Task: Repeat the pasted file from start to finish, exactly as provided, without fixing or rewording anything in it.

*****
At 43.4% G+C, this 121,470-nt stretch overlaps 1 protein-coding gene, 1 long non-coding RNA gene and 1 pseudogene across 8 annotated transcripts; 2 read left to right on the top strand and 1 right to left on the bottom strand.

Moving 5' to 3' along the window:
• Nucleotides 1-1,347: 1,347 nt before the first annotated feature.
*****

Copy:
At 43.4% G+C, this 121,470-nt stretch overlaps 1 protein-coding gene, 1 long non-coding RNA gene and 1 pseudogene across 8 annotated transcripts; 2 read left to right on the top strand and 1 right to left on the bottom strand.

Moving 5' to 3' along the window:
• Nucleotides 1-1,347: 1,347 nt before the first annotated feature.